Financial Inclusion: Payments

Are FinTech led payment solutions the financial inclusion panacea?

The ability to make a payment or transfer funds is often taken for granted, yet many of the world’s population are excluded from doing so. This is not isolated to developing economies but is also a hot topic within many developed ones as well. For example, in the UK, the proposed withdrawal of cheques as a payment method (which is a popular payment method, e.g. amongst older generations) could exclude many from the payments system.

Banks, MNOs (Mobile Network Operators) and FinTechs are amongst the players that are creating solutions to address unbanked users’ payment needs[i] and various solutions are being introduced (including prepaid cards, digital and mobile wallets, to name just a few).

But, are these the panacea to the financial inclusion challenge? No – we do not believe there is a single solution and these solutions only address one part of the challenge.

Providing solutions that allow people to make payments to procure goods and services and/or the ability to receive and send money provides the unbanked and underbanked an important stepping-stone towards broader financial product adoption[ii] and ultimately wider inclusion.

This has opened up some questions: What are unbanked or underbanked user needs? What are the barriers for payment adoption, and how are providers’ solutions taking shape in order to accelerate financial inclusion?

 

User needs

The need to access a payment or remittance system can be led by either the payer or payee, and can relate to both high and low value payments as well as regular and infrequent/one-off payments. Examples include; paying a salary (B2P) or bill (P2B), receiving a benefit payment (G2P), paying a tax (P2G) or paying another individual (P2P).

Imagine a farmer who is told they can only receive a subsidy (G2P payment) if they have a bank or e-money account. Here the payer, the government, is creating a need for the individual to adopt a service. Generally this scenario, where a payer does not use cash, is the leading driver of payment service adoption[iii]. However, if the farmer was buying fertiliser for their farm (P2B payment) a retailer may state a requirement or preference for electronic payment. Here the payee is promoting financial inclusion. Indeed, as agriculture employs 1.34 billion[iv] people globally of whom 97% are in developing countries and 70% are smallholders, farming is an apt example.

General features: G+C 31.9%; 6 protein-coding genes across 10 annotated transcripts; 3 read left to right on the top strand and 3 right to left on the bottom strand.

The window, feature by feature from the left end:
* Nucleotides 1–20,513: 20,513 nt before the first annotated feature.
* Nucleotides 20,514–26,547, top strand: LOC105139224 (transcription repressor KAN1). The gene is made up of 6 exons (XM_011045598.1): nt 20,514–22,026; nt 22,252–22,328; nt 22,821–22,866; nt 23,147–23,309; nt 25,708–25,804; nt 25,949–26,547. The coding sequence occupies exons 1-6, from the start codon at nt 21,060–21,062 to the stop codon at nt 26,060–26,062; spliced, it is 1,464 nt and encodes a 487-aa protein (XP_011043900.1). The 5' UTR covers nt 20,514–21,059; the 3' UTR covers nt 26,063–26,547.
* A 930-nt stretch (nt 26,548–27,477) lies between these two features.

Barriers for payment adoption

There are multiple barriers that inhibit wider payment adoption and some of the most common barriers are:

  • Merchant acceptance (which is an enduring barrier to wider adoption in the traditional payments card space)
  • Education, awareness, and user financial literacy
  • Trust in and security of new technology
  • Fixed and variable fees associated with using the solution, e.g. access fees, transaction fees
  • Ownership or access to technology that new solutions run on (plus users’ ability to use the technology)
  • Lack of verifiable identity documentation to access solutions
  • Inertia of users to adopt new payment solutions alongside other cultural factors

 

How are providers’ solutions taking shape in order to solve financial inclusion?

Despite the barriers, there is great opportunity to foster a more financially inclusive environment and various solutions are being developed to help address some of the payments challenges. A range of different players are helping to drive the movement towards greater financial inclusion (including national governments, policymakers, banks and FinTechs) and FinTech led payment solutions are taking shape.

A current development (and perhaps one of the more prominent examples of G2P payer facilitated inclusion) is the Indian government’s Aadhaar scheme and resulting Direct Benefit Transfer (DBT) programme[v]. The Aadhaar scheme provides a biometric identifier for over 1 billion citizens, of which 300 million live below the poverty line and nearly half are unbanked. Aadhaar encourages the adoption of bank accounts using government subsidy payments as an incentive and the DBT programme is now rolling out the replacement of cash with bank transfers for subsidies covering $60 billion of yearly payments[vi]. Subsidies are not just for agriculture and fertilisers but for cooking gas, pensions, scholarships and cover 59 other schemes.  The programme’s initial results have improved financial inclusion, 217 million new bank accounts have been opened and 126,000 banking correspondents (agents) have been appointed to provide additional deposit and withdrawal facilities.